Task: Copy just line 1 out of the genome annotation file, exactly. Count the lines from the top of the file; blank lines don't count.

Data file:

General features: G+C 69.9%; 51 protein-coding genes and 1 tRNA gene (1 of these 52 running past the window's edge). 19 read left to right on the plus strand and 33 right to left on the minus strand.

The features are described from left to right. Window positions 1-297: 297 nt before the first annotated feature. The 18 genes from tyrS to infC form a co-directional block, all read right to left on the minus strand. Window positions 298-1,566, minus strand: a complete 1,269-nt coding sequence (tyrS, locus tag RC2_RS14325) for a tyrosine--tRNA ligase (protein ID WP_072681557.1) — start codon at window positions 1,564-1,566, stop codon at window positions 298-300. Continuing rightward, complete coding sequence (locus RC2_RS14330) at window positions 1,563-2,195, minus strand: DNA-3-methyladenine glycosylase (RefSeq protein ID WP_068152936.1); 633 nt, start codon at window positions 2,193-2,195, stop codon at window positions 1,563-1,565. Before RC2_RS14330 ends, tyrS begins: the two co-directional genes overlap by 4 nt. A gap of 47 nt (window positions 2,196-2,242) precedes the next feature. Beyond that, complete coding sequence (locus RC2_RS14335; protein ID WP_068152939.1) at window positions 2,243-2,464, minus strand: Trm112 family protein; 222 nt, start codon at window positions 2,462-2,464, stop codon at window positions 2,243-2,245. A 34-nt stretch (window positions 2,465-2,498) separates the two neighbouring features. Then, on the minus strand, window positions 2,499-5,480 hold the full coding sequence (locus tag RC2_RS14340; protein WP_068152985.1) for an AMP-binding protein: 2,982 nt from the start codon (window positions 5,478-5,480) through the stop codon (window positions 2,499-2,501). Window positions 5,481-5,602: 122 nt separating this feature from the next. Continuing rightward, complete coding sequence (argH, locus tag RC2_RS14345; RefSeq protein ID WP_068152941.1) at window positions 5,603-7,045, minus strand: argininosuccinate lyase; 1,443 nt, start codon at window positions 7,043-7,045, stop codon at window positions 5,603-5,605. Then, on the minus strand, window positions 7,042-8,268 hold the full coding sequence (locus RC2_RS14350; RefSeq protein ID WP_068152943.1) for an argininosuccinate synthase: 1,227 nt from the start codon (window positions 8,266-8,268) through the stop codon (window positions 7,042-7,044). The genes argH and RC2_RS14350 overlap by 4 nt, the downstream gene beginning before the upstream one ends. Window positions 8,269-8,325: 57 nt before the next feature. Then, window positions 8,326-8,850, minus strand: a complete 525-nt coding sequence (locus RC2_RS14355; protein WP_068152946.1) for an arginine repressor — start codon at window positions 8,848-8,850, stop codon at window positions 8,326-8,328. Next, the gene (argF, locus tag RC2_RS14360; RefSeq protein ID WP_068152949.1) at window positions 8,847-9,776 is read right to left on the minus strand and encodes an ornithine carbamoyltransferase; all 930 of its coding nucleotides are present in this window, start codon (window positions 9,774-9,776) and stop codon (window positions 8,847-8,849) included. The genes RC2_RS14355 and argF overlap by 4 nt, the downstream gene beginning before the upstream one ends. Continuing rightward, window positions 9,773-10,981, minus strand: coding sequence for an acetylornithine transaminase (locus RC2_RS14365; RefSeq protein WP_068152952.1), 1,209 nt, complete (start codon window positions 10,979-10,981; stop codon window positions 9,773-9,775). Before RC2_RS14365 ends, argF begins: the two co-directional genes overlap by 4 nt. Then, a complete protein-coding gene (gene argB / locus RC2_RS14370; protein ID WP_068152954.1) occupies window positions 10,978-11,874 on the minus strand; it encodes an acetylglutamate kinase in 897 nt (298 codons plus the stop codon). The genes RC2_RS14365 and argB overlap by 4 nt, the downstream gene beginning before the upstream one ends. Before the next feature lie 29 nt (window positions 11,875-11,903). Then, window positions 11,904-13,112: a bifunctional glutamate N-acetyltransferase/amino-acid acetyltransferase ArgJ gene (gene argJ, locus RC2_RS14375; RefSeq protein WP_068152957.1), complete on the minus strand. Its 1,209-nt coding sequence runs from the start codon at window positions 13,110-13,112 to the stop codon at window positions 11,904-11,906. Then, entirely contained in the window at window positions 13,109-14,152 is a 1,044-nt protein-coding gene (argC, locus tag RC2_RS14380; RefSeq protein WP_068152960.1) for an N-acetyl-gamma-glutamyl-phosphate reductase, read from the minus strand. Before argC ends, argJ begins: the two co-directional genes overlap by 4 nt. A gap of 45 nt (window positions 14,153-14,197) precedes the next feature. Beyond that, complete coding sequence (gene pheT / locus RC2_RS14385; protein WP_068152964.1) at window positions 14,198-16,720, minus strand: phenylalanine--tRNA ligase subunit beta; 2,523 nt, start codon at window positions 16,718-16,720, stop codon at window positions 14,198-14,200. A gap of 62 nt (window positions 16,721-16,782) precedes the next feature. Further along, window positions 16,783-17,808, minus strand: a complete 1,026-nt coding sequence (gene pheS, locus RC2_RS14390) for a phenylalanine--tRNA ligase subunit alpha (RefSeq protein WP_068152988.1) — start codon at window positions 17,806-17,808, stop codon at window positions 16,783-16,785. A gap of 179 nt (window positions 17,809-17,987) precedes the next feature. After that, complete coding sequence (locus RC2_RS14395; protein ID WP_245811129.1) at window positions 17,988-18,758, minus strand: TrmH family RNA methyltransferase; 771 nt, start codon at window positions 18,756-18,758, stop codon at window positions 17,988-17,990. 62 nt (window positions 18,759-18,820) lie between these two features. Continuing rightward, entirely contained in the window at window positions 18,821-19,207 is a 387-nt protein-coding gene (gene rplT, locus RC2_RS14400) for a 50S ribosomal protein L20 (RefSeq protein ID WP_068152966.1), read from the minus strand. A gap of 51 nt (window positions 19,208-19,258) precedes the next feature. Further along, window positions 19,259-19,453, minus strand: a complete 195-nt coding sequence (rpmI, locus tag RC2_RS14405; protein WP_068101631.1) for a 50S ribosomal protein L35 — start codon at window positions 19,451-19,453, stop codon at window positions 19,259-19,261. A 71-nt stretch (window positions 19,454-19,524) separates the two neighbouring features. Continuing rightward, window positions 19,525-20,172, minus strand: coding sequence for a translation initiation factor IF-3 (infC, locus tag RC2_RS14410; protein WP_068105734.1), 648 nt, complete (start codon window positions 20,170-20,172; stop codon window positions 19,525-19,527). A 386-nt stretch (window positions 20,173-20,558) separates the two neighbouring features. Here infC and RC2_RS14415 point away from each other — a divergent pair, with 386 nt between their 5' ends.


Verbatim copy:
General features: G+C 69.9%; 51 protein-coding genes and 1 tRNA gene (1 of these 52 running past the window's edge). 19 read left to right on the plus strand and 33 right to left on the minus strand.